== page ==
|TV series (2 episodes)|
|1969||The Old Campaigner||Winnie Haldane||TV series (1 episode : "French Farce")|
|Comedy Playhouse||Dawn / Marjorie||TV series (2 episodes)|
|The Liver Birds||Dawn||TV series (5 episodes)|
|The Wednesday Play||Angelina / Joan Percival||Marc Miller (X2)
|TV series (2 episodes)|
|Parkin's Patch||Doreen Ashworth||Raymond Menmuir||TV series (1 episode : "A Pair of Good Shoes")|
|1970||The Mating Machine||Elizabeth||Howard Ross||TV series (1 episode : "Who Sleeps on the Right?")|
|1972||Thirty-Minute Theatre||The Girl||Gilchrist Calder||TV series (1 episode : "King's Cross Lunch Hour")|
|Country Matters||Ruby||TV miniseries (1 episode : "Crippled Bloom")|
|1971–1973||Upstairs, Downstairs||Sarah Moffat||Various directors||TV series (13 episodes) |
nominated – British Academy Television Award for Best Actress
|1973||Armchair 30||Carol||Piers Haggard||TV series (1 episode : "Carol's Story")|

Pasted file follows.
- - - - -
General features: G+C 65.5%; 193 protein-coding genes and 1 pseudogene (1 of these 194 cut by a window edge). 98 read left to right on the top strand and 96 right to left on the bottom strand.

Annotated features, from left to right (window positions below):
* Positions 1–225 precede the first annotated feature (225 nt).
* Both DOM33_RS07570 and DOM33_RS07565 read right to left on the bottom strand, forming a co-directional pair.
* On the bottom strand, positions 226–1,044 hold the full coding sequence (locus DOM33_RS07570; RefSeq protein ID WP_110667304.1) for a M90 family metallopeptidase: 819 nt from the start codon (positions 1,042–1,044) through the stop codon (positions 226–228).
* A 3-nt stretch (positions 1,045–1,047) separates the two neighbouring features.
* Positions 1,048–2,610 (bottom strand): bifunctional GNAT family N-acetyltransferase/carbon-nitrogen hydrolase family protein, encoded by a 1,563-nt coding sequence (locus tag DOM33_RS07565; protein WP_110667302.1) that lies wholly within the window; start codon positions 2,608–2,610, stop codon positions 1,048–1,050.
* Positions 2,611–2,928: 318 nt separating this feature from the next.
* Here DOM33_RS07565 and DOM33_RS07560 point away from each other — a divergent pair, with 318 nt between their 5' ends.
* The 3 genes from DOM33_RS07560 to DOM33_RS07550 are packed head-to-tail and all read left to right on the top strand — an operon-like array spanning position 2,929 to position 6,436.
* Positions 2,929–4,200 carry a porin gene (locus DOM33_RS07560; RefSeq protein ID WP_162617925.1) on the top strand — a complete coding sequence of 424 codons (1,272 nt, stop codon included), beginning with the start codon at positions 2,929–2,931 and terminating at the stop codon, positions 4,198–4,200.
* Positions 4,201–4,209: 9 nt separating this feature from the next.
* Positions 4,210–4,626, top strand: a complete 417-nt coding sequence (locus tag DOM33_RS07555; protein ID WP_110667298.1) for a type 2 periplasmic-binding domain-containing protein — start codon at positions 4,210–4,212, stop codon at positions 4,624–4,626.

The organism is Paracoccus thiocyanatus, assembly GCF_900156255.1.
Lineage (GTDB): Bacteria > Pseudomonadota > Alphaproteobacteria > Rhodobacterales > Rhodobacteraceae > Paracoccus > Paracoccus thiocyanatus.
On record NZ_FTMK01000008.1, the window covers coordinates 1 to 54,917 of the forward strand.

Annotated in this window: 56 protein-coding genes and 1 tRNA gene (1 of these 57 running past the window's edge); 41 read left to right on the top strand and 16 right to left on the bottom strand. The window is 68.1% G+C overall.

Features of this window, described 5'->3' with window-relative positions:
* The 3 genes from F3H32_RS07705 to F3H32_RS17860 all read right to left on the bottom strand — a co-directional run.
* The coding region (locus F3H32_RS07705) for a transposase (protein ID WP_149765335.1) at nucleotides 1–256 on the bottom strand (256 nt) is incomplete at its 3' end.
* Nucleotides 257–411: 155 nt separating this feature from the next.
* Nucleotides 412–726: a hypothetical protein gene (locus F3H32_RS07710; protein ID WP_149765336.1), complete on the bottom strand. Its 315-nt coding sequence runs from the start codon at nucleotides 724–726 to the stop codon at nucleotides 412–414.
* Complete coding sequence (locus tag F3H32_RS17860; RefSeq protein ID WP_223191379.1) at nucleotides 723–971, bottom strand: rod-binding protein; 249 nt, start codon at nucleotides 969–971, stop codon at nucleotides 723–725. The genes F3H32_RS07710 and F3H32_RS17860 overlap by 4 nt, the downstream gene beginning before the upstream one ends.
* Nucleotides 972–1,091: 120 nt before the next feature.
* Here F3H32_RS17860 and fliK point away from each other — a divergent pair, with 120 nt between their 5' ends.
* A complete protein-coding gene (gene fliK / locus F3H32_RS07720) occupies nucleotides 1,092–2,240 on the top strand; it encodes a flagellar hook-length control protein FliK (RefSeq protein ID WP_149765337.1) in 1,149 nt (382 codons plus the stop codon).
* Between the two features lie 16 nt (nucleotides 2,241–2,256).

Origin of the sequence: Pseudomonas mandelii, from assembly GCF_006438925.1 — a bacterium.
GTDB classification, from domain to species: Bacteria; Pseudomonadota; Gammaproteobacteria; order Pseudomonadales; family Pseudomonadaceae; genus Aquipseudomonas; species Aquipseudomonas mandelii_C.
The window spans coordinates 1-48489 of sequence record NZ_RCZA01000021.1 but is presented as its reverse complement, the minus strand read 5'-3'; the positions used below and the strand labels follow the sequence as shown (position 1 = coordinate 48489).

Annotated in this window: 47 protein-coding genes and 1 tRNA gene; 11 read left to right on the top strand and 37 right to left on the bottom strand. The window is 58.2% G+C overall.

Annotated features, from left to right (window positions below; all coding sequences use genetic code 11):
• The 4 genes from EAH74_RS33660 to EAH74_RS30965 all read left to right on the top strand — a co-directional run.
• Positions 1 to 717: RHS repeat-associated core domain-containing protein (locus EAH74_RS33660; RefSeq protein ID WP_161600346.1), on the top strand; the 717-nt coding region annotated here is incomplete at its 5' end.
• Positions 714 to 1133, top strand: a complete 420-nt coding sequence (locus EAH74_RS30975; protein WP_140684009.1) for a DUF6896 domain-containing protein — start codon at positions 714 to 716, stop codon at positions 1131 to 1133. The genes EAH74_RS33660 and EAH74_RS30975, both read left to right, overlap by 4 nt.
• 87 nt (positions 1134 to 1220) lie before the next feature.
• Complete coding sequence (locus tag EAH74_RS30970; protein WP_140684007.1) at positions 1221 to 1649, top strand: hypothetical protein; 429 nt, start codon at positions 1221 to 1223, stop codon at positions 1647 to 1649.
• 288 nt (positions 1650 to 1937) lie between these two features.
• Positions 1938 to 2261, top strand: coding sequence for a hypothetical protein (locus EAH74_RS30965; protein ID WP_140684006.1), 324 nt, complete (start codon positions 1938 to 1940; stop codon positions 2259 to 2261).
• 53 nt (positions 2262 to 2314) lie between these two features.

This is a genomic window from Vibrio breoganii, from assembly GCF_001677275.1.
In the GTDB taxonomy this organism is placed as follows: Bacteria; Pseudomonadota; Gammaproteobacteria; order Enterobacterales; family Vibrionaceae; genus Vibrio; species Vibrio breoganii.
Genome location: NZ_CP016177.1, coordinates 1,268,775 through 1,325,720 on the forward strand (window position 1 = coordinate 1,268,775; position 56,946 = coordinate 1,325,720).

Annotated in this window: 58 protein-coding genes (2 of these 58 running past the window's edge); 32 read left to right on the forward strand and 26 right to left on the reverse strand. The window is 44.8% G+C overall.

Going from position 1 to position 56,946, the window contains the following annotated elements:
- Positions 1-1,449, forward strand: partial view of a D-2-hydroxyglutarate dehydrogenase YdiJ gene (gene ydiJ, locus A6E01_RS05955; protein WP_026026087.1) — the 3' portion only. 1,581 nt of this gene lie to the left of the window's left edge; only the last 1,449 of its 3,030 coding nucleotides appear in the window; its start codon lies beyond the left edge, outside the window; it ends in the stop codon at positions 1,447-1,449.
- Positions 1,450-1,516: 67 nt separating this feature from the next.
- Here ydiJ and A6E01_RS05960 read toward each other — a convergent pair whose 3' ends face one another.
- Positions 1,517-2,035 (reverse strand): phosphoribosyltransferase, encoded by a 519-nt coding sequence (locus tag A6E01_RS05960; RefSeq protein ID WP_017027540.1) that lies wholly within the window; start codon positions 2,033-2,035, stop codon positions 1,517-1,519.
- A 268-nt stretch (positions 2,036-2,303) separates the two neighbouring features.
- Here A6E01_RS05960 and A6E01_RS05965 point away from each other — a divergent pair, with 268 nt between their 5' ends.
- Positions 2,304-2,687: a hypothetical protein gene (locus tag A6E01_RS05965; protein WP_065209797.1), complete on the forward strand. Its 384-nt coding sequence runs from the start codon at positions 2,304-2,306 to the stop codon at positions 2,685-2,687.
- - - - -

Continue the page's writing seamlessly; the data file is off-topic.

|1974||No, Honestly||Clara Burrell-Danby||David Askey||TV series (13 episodes)|
|1975||BBC Play of the Month||Lady Teazle||Stuart Burge||TV series (1 episode : "The School for Scandal")|
|1975–1976||Wodehouse Playhouse||various characters||various directors||TV series (13 episodes)|
|1979||Thomas & Sarah||Sarah Moffat||various directors||TV series (13 episodes)|
|Play for Today||Eileen||Stephen Frears||TV series (1 episode : "Long Distance Information")|
|1980||Tales of the Unexpected||Pat Lewis||Graham Evans||TV series (1 episode : "A Girl Can't Always Have Everything")|
|1983||Little Misses and the Mr. Men||Narrator||Trevor Bond
|1984||Knockback||Sylvia||Piers Haggard (X2)||TV movie |